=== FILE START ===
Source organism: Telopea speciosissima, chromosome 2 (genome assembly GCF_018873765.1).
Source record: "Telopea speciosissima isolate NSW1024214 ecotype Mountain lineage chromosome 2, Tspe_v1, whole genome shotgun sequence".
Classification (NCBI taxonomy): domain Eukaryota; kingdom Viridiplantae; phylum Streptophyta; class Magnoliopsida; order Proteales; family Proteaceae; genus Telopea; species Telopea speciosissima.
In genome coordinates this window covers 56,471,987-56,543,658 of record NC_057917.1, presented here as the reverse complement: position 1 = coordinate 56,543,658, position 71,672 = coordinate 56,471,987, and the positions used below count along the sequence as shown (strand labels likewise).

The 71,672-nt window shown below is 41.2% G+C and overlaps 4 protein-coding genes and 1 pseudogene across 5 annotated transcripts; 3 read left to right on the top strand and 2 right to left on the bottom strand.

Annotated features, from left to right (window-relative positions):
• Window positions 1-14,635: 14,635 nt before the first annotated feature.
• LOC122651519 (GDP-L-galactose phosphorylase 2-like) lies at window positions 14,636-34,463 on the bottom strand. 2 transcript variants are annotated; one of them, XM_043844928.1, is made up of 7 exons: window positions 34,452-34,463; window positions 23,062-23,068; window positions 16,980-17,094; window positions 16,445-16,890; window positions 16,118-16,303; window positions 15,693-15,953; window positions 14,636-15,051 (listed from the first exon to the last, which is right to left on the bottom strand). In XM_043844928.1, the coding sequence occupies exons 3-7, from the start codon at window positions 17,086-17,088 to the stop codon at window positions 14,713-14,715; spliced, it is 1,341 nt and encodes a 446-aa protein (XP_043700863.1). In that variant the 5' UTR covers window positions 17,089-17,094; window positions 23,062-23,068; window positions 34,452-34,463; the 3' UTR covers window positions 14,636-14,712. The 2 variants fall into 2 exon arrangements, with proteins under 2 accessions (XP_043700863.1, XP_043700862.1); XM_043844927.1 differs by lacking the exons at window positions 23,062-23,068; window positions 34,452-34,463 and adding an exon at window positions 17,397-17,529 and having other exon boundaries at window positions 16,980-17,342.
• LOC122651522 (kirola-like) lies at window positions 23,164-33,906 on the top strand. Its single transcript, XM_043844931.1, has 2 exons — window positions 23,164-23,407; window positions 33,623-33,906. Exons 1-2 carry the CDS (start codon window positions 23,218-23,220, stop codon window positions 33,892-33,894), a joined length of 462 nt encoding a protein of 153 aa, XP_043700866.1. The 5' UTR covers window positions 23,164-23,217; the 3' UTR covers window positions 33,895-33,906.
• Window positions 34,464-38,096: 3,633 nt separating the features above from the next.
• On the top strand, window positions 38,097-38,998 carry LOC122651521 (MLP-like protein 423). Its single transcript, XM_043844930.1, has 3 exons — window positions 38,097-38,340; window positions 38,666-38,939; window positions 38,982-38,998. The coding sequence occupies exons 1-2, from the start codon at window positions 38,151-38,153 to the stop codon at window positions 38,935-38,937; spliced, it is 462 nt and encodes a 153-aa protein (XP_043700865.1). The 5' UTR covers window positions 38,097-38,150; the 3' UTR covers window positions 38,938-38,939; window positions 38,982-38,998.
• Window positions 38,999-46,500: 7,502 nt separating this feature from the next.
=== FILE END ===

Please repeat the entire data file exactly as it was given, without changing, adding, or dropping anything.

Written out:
Source organism: Telopea speciosissima, chromosome 2 (genome assembly GCF_018873765.1).
Source record: "Telopea speciosissima isolate NSW1024214 ecotype Mountain lineage chromosome 2, Tspe_v1, whole genome shotgun sequence".
Classification (NCBI taxonomy): domain Eukaryota; kingdom Viridiplantae; phylum Streptophyta; class Magnoliopsida; order Proteales; family Proteaceae; genus Telopea; species Telopea speciosissima.
In genome coordinates this window covers 56,471,987-56,543,658 of record NC_057917.1, presented here as the reverse complement: position 1 = coordinate 56,543,658, position 71,672 = coordinate 56,471,987, and the positions used below count along the sequence as shown (strand labels likewise).

The 71,672-nt window shown below is 41.2% G+C and overlaps 4 protein-coding genes and 1 pseudogene across 5 annotated transcripts; 3 read left to right on the top strand and 2 right to left on the bottom strand.

Annotated features, from left to right (window-relative positions):
• Window positions 1-14,635: 14,635 nt before the first annotated feature.
• LOC122651519 (GDP-L-galactose phosphorylase 2-like) lies at window positions 14,636-34,463 on the bottom strand. 2 transcript variants are annotated; one of them, XM_043844928.1, is made up of 7 exons: window positions 34,452-34,463; window positions 23,062-23,068; window positions 16,980-17,094; window positions 16,445-16,890; window positions 16,118-16,303; window positions 15,693-15,953; window positions 14,636-15,051 (listed from the first exon to the last, which is right to left on the bottom strand). In XM_043844928.1, the coding sequence occupies exons 3-7, from the start codon at window positions 17,086-17,088 to the stop codon at window positions 14,713-14,715; spliced, it is 1,341 nt and encodes a 446-aa protein (XP_043700863.1). In that variant the 5' UTR covers window positions 17,089-17,094; window positions 23,062-23,068; window positions 34,452-34,463; the 3' UTR covers window positions 14,636-14,712. The 2 variants fall into 2 exon arrangements, with proteins under 2 accessions (XP_043700863.1, XP_043700862.1); XM_043844927.1 differs by lacking the exons at window positions 23,062-23,068; window positions 34,452-34,463 and adding an exon at window positions 17,397-17,529 and having other exon boundaries at window positions 16,980-17,342.
• LOC122651522 (kirola-like) lies at window positions 23,164-33,906 on the top strand. Its single transcript, XM_043844931.1, has 2 exons — window positions 23,164-23,407; window positions 33,623-33,906. Exons 1-2 carry the CDS (start codon window positions 23,218-23,220, stop codon window positions 33,892-33,894), a joined length of 462 nt encoding a protein of 153 aa, XP_043700866.1. The 5' UTR covers window positions 23,164-23,217; the 3' UTR covers window positions 33,895-33,906.
• Window positions 34,464-38,096: 3,633 nt separating the features above from the next.
• On the top strand, window positions 38,097-38,998 carry LOC122651521 (MLP-like protein 423). Its single transcript, XM_043844930.1, has 3 exons — window positions 38,097-38,340; window positions 38,666-38,939; window positions 38,982-38,998. The coding sequence occupies exons 1-2, from the start codon at window positions 38,151-38,153 to the stop codon at window positions 38,935-38,937; spliced, it is 462 nt and encodes a 153-aa protein (XP_043700865.1). The 5' UTR covers window positions 38,097-38,150; the 3' UTR covers window positions 38,938-38,939; window positions 38,982-38,998.
• Window positions 38,999-46,500: 7,502 nt separating this feature from the next.